What is VPN and Why Do You Need It?
The rise in the number of data breaches reported every other day has become a major concern – even to the ordinary internet user. As a result, we have all become aware of the need to maintain privacy while online. One of the measures promising to keep you safe on the internet is the use of a virtual private network (VPN). But before rushing to install one of the many VPNs available, it’s important to understand what a VPN is, why you need it, if it is foolproof and other ways to stay safe on the internet.
What is a VPN?
The VPN service lets you browse the internet privately by masking your IP address – the unique address identifying your device on the web. It also encrypts your internet traffic as it passes through a secure tunnel created from your device to a remote server. Your data appears to be coming from the remote server. This means that a VPN can hide your geographical location, personal data, web browsing history, spending habits and mobile phone activities.
Initially, VPNs were built for business environments to help a business operate a secure network connection. But with today’s cyber security concerns, they have become popular and more widespread.
Why Would You Need to Use a VPN?
There are numerous reasons why a person would need to enlist the services of a VPN company. Here are some situations that require the use of a VPN:
- Since Congress cleared the way for ISPs to sell users’ browsing history without their consent, privacy is a thing of the past. This means that an internet service provider can sell your browsing data to third parties. A VPN can mask your IP address from your service provider.
- The encryption offered by VPNs guards against digital threats, hacking, malware attacks and identify theft.
- VPNs help keep hackers and marketers from tracking your movement online.
- If you travel to a country where you can’t access some sites, for instance in China where Facebook is not allowed, a VPN will help you stay in touch on any of these blocked sites.
- When using public Wi-Fi in airports or any other place that offers free Wi-Fi, a VPN comes in handy.
- Employers who have workers going out for field work or working remotely can set up a VPN to help access company networks securely.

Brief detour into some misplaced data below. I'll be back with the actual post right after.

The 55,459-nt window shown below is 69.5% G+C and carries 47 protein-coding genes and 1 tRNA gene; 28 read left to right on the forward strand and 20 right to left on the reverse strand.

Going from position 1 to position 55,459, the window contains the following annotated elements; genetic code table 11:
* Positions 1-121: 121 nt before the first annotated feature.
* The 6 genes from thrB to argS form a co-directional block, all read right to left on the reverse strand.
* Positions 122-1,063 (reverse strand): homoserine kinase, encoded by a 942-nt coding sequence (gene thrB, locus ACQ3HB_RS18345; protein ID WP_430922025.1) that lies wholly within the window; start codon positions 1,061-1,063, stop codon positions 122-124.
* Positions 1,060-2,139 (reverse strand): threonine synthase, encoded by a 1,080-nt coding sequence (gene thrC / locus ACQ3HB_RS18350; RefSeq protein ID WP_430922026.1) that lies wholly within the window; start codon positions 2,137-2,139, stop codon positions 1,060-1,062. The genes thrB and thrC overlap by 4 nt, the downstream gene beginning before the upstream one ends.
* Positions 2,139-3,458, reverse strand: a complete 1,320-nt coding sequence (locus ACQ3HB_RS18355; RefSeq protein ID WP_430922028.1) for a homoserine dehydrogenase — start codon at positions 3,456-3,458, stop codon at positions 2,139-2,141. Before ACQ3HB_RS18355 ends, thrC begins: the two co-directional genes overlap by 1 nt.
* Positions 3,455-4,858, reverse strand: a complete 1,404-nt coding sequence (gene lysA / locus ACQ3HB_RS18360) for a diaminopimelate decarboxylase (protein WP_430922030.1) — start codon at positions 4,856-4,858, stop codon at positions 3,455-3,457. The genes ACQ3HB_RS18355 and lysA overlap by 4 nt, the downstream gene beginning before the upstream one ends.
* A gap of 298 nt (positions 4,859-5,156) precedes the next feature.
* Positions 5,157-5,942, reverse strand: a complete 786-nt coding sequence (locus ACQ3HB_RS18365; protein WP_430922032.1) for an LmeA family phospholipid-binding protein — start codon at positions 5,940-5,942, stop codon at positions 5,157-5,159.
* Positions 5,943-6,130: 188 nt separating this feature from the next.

- Used by whistleblowers, law enforcement agencies, investigative journalists and others who want to shield their identities or location.
- For user with Voice over IP (VOIP) for making calls, a VPN will help prevent your phone conversations from being tracked or intercepted.
- When you need to visit questionable websites but want to be safe. For instance, when your identity is stolen and you want to find the website selling your data.
The Bad Side of Using a VPN
Although a VPN service may sound perfect for internet security, it also has some disadvantages. Keep in mind that your internet service provider may no longer have your data, but the VPN provider now has access to it.
A VPN is not 100 percent guaranteed. The VPN provider could be disconnected or there could be a Domain Name Server (DNS) leak. Even with advanced features such as kill switch, VPN data can still leak through software, hardware or other means.
If you fail to use the right VPN, you’ll be in more problems than you are running from. Some VPNs (especially the free services) keep log files. There is no telling where your private data will end up. They could end up selling your data to third parties or supplying your information to the government.
These services also slow down your internet access speed due to the process of data encryption and tunneling network traffic to a remote server that is used to connect you to the internet.
A VPN doesn’t protect you from viruses and malware.
Other Security Measures
Since a VPN is not foolproof, it is important that you also observe other security measures to protect your privacy.
It is crucial that you practice digital privacy hygiene. In other words, when online you should limit the amount of personal information that you share. This will help minimize your digital footprint.
Investing in quality antivirus software will protect your device from malware and viruses.
Regularly check if your data has been compromised. Check for strange activity in your emails, social media accounts and even in your bank account.
Use strong passwords or other security features such as biometrics to secure your accounts.
You may come across many different types of products and services that promise to keep you safe on the internet. The bottom line is, it’s up to you to protect yourself. A combination of several security measures is a good starting point – the use of a VPN, strong passwords and antivirus programs.